Metal Tanks

What’s in Those Big Metal Tanks?

Have you ever wondered what’s in those big steel tanks that you sometimes see while driving along the freeway? There can be a surprising amount of things inside those tanks, but the craziest part is that those tanks are only a fraction of what you’re seeing.

Most storage tanks come in two forms: aboveground storage tanks, which are subject to API 653 inspection service, and underground storage tanks, which are heavily regulated by the Environmental Protection Agency or EPA.

These tanks are primarily storage units, but what they can contain can vary across industries and states. If you’ve ever wanted to at least know a little bit about these structures, what they contain, and how important they can possibly be, read on for a brief summary.

They’re not just cylindrical containers


These tanks can often contain industrial-level products, such as oils or wastewater from treatment plants, which can be hazardous to both the environment and the people working on the site. That said, these drums are often heavily reinforced and subject to regular inspections; their use is also tightly regulated.

They are also usually subject to more security checks than your usual cargo. As these tanks often contain valuable content, such as crude oil or other chemicals bought wholesale, they require special permits and handlers in order to make it into the road. While manufacturing them is relatively common, the actual implementation of their use is a bit harder than just buying and setting it up.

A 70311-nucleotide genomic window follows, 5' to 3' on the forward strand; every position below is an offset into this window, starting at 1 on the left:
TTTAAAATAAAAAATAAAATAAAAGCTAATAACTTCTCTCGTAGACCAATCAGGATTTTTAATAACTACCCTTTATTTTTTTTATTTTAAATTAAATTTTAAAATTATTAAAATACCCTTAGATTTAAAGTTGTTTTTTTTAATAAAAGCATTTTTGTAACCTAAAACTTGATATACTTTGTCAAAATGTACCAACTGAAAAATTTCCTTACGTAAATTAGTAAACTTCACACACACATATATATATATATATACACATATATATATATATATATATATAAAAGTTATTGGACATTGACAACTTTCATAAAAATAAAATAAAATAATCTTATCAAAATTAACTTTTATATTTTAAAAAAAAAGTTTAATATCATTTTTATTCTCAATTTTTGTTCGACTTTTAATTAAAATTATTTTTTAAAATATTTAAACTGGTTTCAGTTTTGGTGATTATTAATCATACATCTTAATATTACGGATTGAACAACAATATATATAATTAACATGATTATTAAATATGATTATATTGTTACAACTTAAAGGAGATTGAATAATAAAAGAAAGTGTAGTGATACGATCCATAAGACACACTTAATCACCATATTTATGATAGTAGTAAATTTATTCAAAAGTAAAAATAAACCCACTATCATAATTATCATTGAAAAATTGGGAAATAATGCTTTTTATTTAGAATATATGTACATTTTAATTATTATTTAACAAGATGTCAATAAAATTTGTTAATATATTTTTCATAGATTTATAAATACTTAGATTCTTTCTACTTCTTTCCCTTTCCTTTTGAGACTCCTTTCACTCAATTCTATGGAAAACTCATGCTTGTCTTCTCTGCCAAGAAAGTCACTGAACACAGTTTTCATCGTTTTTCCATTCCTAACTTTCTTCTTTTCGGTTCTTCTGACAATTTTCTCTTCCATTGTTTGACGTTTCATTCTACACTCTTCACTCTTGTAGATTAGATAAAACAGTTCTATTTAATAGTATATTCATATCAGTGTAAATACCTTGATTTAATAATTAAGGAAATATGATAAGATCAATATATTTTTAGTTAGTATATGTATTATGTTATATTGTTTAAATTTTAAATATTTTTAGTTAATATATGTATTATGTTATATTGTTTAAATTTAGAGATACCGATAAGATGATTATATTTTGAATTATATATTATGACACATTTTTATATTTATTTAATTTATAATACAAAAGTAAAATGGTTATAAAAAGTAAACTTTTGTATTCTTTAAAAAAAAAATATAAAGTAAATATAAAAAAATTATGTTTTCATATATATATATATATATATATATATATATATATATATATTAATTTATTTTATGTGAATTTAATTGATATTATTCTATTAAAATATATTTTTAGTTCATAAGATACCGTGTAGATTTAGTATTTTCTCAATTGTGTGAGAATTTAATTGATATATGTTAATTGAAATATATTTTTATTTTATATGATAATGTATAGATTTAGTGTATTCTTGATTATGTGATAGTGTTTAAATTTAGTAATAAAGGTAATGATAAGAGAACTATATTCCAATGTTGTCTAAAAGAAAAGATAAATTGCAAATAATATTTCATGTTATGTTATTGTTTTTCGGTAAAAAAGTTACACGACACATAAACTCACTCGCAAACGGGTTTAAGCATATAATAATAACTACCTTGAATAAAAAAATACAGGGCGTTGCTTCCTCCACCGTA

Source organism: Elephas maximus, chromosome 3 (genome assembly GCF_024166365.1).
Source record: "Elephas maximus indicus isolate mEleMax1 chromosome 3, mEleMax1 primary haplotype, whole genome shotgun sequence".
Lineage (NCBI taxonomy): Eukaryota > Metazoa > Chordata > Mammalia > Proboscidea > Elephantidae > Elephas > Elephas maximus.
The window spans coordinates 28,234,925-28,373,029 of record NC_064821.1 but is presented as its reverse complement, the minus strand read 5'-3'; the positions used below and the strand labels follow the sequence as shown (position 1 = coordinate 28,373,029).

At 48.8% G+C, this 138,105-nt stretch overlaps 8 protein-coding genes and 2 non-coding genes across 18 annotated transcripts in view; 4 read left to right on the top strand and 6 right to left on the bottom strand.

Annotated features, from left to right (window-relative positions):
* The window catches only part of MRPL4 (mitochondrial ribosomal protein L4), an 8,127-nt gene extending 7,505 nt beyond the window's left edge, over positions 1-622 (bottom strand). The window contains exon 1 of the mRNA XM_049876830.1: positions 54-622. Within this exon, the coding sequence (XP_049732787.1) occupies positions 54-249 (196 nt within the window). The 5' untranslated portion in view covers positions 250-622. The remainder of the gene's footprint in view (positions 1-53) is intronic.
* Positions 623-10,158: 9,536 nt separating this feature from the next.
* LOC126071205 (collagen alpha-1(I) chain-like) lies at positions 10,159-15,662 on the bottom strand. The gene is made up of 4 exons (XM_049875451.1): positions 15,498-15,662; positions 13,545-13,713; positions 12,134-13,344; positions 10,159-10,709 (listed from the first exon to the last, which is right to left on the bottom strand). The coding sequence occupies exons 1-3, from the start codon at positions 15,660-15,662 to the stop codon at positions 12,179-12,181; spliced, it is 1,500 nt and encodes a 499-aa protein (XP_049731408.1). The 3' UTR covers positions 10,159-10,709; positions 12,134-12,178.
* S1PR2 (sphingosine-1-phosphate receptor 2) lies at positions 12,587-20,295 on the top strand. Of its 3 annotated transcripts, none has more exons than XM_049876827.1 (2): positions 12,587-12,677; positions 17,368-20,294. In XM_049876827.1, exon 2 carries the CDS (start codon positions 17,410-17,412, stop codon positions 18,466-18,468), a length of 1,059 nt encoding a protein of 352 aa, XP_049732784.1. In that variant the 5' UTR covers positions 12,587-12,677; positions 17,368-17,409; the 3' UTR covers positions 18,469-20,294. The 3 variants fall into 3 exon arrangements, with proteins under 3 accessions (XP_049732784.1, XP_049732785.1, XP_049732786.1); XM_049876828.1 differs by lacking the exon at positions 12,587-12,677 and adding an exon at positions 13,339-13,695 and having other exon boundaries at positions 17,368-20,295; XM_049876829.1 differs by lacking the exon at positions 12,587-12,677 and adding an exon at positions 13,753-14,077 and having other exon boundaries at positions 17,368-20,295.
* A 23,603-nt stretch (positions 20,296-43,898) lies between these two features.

Setting it up is never easy

You’d be forgiven for thinking that all you need to do is roll over the actual drum to where it needs to be. But depending on the type of tank you have, the property that you’re putting it on, the proximity of that property to natural resources, and even the frequency that it needs to be inspected, setting up one of those tanks can be very difficult.

For example, aboveground metal tanks have been more ubiquitous than underground ones due to their relatively low cost of setup and upkeep. However, they face more than their fair share of issues when it comes to security, foot traffic, and even cases like theft and vandalism due to their exposed nature. Local zoning and ordinance also play a big role in the setup of these tanks, due to how they can sometimes be used for illegal activities.

On the other hand, underground metal tanks are more secure but demand a higher investment upfront, primarily due to the issues that you run into while setting it up. They also need to be more tightly regulated since their submerged nature makes these tanks difficult to inspect regularly, in addition to them always being a potential health and environment hazard.

So, the next time you see one of these tanks along the freeway or somewhere in your neighborhood, take a moment to appreciate all the work that it must’ve taken to actually get there. If you’re looking for a similar tank for personal or business use, it’s best to ask around your local suppliers for connections.

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